Eric Smith, 47, had been diagnosed with hypertension and suffered an intracranial hemorrhage at home.
He was assessed at a hospital and then transferred to another hospital for neurosurgical intervention in the event his hemorrhage worsened.
Smith remained stable at the second hospital and, several days later, was moved yet again into a third hospital where he was administered high doses of antihypertensive drugs and diuretics.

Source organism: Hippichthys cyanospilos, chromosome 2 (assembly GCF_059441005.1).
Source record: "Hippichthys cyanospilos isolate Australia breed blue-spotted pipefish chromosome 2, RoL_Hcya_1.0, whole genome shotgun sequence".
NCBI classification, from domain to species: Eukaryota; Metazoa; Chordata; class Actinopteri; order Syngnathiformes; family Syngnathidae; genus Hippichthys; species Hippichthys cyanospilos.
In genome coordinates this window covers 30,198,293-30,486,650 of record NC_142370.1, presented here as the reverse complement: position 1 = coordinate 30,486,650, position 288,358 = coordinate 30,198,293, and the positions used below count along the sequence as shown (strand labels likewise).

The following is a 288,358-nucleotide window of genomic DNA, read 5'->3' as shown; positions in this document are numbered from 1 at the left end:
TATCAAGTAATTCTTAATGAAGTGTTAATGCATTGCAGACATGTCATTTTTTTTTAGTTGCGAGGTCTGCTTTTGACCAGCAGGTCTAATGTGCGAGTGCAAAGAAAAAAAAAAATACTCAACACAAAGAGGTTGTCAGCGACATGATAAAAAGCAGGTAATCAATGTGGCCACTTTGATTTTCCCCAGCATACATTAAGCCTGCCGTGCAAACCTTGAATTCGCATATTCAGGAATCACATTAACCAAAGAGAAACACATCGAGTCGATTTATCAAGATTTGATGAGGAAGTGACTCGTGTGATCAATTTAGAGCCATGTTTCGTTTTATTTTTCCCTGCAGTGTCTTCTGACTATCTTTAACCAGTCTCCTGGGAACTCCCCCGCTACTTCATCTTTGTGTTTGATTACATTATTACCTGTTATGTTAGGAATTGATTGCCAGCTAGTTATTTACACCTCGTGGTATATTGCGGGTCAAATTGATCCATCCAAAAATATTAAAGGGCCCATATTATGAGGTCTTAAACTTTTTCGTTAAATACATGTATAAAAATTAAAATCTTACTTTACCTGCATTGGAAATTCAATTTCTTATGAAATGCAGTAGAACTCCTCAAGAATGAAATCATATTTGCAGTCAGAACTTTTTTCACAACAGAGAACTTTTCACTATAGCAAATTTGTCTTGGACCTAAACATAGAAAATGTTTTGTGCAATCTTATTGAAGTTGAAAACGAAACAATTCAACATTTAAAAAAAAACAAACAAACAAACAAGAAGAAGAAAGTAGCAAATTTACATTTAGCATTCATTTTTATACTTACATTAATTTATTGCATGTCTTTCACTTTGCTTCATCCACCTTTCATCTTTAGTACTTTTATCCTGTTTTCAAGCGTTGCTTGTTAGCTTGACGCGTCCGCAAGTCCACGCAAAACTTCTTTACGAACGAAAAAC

Smith’s condition initially improved at the third hospital but then began to deteriorate. This included the development of a dangerously low blood pressure.
Smith then suffered a series of ischemic strokes, which led to quadriparesis and dysphagia. He is now dependent on others for 24-hour-a-day care. Dysphagia is the medical term for swallowing difficulties. Some people with dysphagia have problems swallowing certain foods or liquids, while others cannot swallow at all. Other signs of dysphagia include coughing or choking when eating or drinking.